The Facets Cinémathèque is located at 1517 W. Fullerton Ave. in Chicago. For more information on films playing in the Cinémathèque, please call 773-281-4114. To order advance tickets online, visit the TicketWeb website by clicking here.
The Third Annual HUMAN RIGHTS WATCH TRAVELING FILM FESTIVAL
Human Rights Watch is widely recognized for our in-depth investigations, informed policy recommendations, and ability to generate intense pressure to confront human rights abusers and defend basic freedoms. Through vigilant monitoring and advocacy in over seventy countries, we are dedicated to advancing the protection and promotion of human rights for all. Since its inception, The Human Rights Watch's International Film Festival has embodied the power of film to make a difference. Courageous and committed filmmakers produce impressive documentary and feature films, which stimulate passionate conversations about human rights and inspire new generations of human rights activists. Once again, The Facets Cinémathèque is very proud to present this annual event, using the universal language of film to share individual stories of suffering and of strength across both physical and philosophical borders.
OPENING NIGHT BENEFIT SCREENING AND RECEPTION
at the MUSEUM OF CONTEMPORARY ART
FILMMAKERS ALISON MACLEAN AND TOBIAS PERSE IN PERSON!
PERSONS OF INTEREST
"No documentary was more timely or disturbing...The film never raises its voice to propagandize. It doesn't need to." -Newsweek
"Going where most major media has feared to tread..." -Variety
"A film guaranteed to raise the righteous indignation of anyone with a favorable opinion of liberty, freedom or the Constitution." -Newsday
"Beautiful, powerful, and moving interrogation." -Village Voice
"Eye-opening...their treatment sounds sickeningly familiar -- like stories about the Taliban, or the secret police behind the Iron Curtain" -The Onion
Ashcroft calls them terrorists. They call themselves Americans. After the September 11th terrorist attacks, more than 5000 people, mainly non-U.S. nationals of South Asian or Middle Eastern origin, were taken into custody by the U.S. Justice Department and held indefinitely on grounds of national security. Muslim immigrants were subject to arbitrary arrest, secret detention, solitary confinement, and deportation. Many were denied access to legal representation and communication with their families. During a period when the State Department has made every effort to depersonalize these detentions, refusing to reveal the names or even the number of immigrants detained, the voices of those affected - their testimonials and experiences - become our only window into the human costs of post September 11th immigration policies. Following an unconventional format, Persons of Interest presents a series of encounters between former detainees and directors Maclean and Perse in an empty room which serves both visually and symbolically as an interrogation room, home, and prison cell. Through interviews, family photographs, and letters from prison, the directors have fashioned a compelling and poignant film, allowing those affected a chance to tell their own stories.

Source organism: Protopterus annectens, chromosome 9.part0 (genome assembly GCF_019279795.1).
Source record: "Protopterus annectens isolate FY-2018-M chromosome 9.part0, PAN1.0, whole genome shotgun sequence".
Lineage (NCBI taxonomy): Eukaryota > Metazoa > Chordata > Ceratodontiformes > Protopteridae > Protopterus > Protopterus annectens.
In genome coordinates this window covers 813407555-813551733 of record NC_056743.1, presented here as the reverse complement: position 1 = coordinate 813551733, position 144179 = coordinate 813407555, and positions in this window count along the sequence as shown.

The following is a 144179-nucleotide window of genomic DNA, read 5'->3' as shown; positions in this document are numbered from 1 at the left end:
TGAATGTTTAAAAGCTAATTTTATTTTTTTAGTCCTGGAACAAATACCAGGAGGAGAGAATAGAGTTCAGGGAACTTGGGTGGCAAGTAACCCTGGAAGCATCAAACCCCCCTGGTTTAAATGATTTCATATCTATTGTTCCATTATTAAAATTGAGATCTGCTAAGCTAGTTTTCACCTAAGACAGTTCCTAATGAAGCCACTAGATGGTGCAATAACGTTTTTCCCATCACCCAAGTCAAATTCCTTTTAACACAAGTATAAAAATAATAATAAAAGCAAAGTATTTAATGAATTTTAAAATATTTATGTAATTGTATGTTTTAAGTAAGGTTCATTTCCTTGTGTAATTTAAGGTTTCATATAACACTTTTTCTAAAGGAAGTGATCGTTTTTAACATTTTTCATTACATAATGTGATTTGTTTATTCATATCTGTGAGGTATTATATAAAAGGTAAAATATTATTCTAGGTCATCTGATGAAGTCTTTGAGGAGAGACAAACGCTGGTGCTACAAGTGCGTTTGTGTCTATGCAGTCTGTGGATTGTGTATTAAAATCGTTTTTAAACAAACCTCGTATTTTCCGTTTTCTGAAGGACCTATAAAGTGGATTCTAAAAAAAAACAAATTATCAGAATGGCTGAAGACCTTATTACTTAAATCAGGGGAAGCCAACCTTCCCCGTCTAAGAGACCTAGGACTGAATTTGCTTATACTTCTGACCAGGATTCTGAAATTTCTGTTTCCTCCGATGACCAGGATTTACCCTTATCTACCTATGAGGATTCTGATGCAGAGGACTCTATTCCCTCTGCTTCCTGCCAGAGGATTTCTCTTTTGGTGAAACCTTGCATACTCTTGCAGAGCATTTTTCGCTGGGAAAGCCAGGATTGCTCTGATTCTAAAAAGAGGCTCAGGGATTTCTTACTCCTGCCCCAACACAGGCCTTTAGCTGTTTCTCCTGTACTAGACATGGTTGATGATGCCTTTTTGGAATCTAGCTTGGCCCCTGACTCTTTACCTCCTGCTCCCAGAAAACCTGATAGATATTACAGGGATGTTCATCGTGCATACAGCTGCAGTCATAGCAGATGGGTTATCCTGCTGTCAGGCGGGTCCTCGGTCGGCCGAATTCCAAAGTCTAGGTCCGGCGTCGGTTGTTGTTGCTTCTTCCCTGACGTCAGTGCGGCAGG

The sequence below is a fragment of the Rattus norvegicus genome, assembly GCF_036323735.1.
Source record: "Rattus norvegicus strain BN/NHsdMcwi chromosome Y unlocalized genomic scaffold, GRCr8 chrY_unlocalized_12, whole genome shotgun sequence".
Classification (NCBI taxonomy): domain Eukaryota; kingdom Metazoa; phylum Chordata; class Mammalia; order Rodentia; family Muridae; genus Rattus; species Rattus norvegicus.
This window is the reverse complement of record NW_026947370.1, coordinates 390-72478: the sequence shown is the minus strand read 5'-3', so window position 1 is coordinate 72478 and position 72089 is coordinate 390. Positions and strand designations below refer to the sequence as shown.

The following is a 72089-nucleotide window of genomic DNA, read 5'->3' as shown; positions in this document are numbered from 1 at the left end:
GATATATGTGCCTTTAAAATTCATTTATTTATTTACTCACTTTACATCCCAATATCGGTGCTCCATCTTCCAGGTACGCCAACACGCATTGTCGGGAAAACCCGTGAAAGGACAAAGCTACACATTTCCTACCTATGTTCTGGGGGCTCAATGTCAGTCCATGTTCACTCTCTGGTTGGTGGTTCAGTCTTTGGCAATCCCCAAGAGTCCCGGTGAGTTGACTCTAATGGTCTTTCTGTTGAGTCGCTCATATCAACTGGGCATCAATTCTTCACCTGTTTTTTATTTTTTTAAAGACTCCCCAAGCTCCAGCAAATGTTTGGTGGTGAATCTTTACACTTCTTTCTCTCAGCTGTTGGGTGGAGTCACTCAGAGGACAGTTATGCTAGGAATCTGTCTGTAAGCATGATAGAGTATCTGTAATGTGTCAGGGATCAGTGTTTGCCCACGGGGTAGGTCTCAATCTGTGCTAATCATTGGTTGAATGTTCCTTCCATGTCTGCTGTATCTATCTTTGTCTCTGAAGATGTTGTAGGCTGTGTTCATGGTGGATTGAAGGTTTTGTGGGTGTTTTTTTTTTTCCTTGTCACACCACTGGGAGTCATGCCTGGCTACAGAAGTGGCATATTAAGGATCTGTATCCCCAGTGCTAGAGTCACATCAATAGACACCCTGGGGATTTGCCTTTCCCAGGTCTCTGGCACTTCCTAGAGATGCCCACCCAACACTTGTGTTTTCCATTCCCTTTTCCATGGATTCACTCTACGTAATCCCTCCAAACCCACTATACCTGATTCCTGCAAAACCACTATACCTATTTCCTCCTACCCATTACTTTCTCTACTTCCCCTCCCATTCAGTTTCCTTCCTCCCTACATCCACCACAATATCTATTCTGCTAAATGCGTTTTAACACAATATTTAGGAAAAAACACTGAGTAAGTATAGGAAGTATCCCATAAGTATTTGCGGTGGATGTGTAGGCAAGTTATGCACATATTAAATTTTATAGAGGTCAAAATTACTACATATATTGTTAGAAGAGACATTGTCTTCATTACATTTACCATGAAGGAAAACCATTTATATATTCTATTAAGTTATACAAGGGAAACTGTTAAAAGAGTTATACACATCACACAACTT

Directed by Alison MacLean and Tobias Perse, U.S.A., 2004, BetaSP, 63 mins.
With Special Guests, Carroll Bogert, Associate Director, Human Rights Watch
Alison MacLean and Tobias Perse, Directors of Persons of Interest.
Four years ago, high school student Duc Ta was arrested for driving a car from which a gun was shot. Although no one was injured, and Duc was not a member of a gang, had no priors, and was 16 years old, he received a sentence of 35 years to life. This is a riveting look at a world most of us will never see: the world of juvenile offenders who are serving incomprehensibly long prison sentences.
Directed by Leslie Neale, U.S.A., 2004, BetaSP, 66 mins. In English.
Fri., May 6 at 6:30 & 9 pm
Wed., May 11 at 8:30 pm
Recommended "Gripping" -Chicago Reader
Filmmaker Nurit Kedar spent a year convincing the military authorities in Israel to allow her to interview Israel Defense Force snipers. Snipers are part of every combat unit and have been used for targeted killing. One Shot focuses on snipers still serving in the Israeli Army and for the first time ever, they speak about their killings, their feelings, and their morality.
Directed by Nurit Kedar, Israel, 2004, BetaSP, 60 mins. In Hebrew with English subtitles.
Fri., May 6 at 6:30 & 9 pm
Thurs., May 12 at 7 pm
Recommeded "rich with political history, moral argument, and raw emotion" -Chicago Reader
"Heart-wrenching...though sober and straightforward" -The Onion
"Deadline is a prime example of advocacy journalism...a chance to ruminate on some crucial questions of human error, justice and life-and-death." -Michael Wilmington, Chicago Tribune
"Deadline is all the more effective because it is calm, factual and unsensational." -Roger Ebert